By Monica Alonzo
By Stephen Lemons
By Jason P. Woodbury
By Dulce Paloma Baltazar Pedraza
By Ray Stern
By Pete Kotz
By Monica Alonzo
By New Times
Page thought about studying film in college, but his summer experiences at UCLA had soured him on higher education. "I kind of had an idea of who was there, what kind of people were there, and I wasn't really interested in doing that kind of thing. It seemed to me to be breeding really bad ideas--a lot of people whose parents were really wealthy sending them there, and they were ultimately going to go on and make Free Willy or something. There was nothing at all creative."
So Page concentrated on learning the art of filmmaking on his own, while Pallagi enrolled at Arizona State and studied writing.
The big question about Page is how he manages to make a living on the meager budget of a producer for an indie film that has yet to be released. Even Pomerenke and Karnes seem mystified by his ability to throw money around on expensive hotels or frequent airline flights. He tends to skirt any specifics on the subject, but it's reasonable to assume that he's been getting at least some financial assistance from his parents over the last five years. Page insists that he's lived on money he's paid himself out of One Tree's budget.
"We've been paid for our work there," he says. "I've kind of spaced it out well. We were paid for working on What Is It? and it tided me over to this new film we're doing, so it kind of worked out."
Crispin Glover elicits a weird devotion among his fans. Because he brings an unhinged, neurotic quality to even his most conventional parts, he has a way of cutting through the conventions of "performance." You could see it as far back as 1985, when he played Michael J. Fox's father, George McFly, in the blockbuster hit Back to the Future. George McFly was so outside the bounds of the movie that he almost seemed to be commenting on it.
The sense of uncertainty about where Glover ends and the character begins is ultimately what makes him so creepily magnetic. It's telling that among his acolytes, Glover's talk-show appearances are at least as prized as his film work. What Glover diehard can forget the nervous, stuttering, perspiration-filled Tonight Show rant that earned an almost paternal sympathy from fellow panelist Gore Vidal?
The Citizen Kane of Glover's talk-show canon, though, has to be his July 28, 1987, appearance on Late Night with David Letterman. He walked out in a long, unkempt wig, with striped pants and black platform boots that would have been considered over-the-top in the disco era, clutching a briefcase that he said contained news clippings about him. After babbling incoherently for a few minutes, Glover flexed his arm and assured Letterman: "I'm strong. I can arm wrestle. Do you want to arm wrestle?" Before Letterman could respond, Glover jumped out of his chair and did a karate kick in the close proximity to Letterman's head.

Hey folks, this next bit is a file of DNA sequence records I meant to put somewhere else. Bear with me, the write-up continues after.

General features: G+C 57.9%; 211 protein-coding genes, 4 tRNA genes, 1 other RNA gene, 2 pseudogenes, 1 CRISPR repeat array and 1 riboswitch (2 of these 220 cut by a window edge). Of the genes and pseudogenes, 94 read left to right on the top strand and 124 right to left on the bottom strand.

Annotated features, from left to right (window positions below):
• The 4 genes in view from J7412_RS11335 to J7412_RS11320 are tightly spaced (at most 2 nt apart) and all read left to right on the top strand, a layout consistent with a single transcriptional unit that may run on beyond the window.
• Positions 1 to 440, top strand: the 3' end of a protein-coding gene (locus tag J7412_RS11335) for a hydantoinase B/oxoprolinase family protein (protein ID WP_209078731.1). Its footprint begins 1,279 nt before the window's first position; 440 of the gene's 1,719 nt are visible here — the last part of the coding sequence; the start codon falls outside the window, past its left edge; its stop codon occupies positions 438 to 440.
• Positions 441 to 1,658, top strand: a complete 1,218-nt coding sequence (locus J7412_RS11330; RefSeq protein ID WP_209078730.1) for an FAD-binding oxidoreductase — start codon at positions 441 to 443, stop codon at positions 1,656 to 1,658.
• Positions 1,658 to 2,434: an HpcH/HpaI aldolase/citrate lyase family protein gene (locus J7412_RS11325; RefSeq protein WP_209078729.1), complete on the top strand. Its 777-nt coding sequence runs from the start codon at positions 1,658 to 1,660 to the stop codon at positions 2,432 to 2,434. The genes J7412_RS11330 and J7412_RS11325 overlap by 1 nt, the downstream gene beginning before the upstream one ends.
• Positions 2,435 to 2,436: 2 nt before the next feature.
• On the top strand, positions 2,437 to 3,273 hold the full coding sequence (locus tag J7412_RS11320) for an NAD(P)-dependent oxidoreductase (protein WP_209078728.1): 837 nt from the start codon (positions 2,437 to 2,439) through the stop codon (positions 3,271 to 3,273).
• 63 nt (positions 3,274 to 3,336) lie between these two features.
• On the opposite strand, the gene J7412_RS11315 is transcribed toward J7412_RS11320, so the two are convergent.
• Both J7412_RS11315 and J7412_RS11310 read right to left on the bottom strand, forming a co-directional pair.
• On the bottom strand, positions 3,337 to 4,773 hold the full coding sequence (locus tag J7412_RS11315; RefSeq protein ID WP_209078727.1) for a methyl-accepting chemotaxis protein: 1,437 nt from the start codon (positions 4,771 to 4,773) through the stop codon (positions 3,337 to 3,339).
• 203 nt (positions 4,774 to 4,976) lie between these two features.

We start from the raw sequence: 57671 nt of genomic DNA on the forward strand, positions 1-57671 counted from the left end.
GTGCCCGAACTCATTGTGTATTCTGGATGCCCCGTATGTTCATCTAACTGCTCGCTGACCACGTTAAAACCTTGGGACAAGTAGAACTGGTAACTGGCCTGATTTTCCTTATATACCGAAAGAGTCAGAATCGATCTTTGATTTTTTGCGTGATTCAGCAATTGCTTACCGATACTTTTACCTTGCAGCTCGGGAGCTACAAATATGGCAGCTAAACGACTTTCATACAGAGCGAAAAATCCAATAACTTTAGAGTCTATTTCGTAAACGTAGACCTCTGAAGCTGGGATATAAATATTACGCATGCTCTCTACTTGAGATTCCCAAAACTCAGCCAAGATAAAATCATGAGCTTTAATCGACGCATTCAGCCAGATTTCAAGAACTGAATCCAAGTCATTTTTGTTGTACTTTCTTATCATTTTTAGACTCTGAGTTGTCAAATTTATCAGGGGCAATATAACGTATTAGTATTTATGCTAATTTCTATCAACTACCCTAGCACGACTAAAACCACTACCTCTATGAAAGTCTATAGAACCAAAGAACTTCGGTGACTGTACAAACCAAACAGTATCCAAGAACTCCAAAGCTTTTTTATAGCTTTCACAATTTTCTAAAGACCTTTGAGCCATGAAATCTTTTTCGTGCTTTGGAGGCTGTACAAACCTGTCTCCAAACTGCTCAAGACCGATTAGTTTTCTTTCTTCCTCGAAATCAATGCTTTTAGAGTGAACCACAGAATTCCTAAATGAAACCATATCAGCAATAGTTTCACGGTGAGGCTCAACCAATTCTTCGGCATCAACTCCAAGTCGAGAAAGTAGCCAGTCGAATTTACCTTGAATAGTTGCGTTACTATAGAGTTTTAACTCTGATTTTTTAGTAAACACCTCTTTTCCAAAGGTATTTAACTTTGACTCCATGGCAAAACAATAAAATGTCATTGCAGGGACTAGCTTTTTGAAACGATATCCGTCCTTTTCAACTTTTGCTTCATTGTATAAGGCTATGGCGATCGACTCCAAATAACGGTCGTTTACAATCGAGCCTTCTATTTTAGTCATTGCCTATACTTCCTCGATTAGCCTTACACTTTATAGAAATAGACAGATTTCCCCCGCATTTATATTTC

It was a debacle, but a brilliant debacle, the kind that American TV hadn't seen since the death of Andy Kaufman. In fact, Glover handled the incident in pure Kaufmanesque form, subsequently claiming that a look-alike friend had impersonated him on the show and that his friend had consciously tried to make Glover look bad by acting so strangely.
Such gonzo mythmaking probably explains why the 35-year-old Glover can fill art houses whenever he tours with his oddball slide shows/book readings, or attract devoted listeners to the kind of childlike psychobabble found on his 1989 Restless Records CD, The Big Problem.
"He's actually one of the only people I would have been star struck by, and I was at first," Page says. "I don't want to meet Marky Mark. I like actors like Crispin, who's also an artist. I'm not really a big fan of actors in general. For me to be really interested in someone, they have to do all kinds of things. Crispin records, he writes books, he's a filmmaker, an actor, he does it all. And he has an amazing mind that always has to create something."
Page doesn't hesitate to call Glover his "mentor," and the actor's influence over both Page and Pallagi manifests itself repeatedly. When Pallagi drops by Page's apartment, he brings with him five titles by the late, great German director Rainer Werner Fassbinder, because "Crispin has been talking about him lately." Page also praises the unrelenting style of Harmony Korine's indie film Gummo, a picture he saw with Glover in L.A. when it was released.
Glover has continued to act in recent years, doing likably oddball turns in such well-received films as What's Eating Gilbert Grape? and The People vs. Larry Flynt. But he's expressed growing frustration with the quality of scripts he's sent. For years, he'd been looking for a chance to get his own vision on screen, and he saw something in Page and Pallagi's screenplay that offered him that chance.
The film they started working on together, What Is It?, was originally intended to be a short prequel to the Page-Pallagi screenplay, It Is Mine--something to attract potential investors for the full-length film.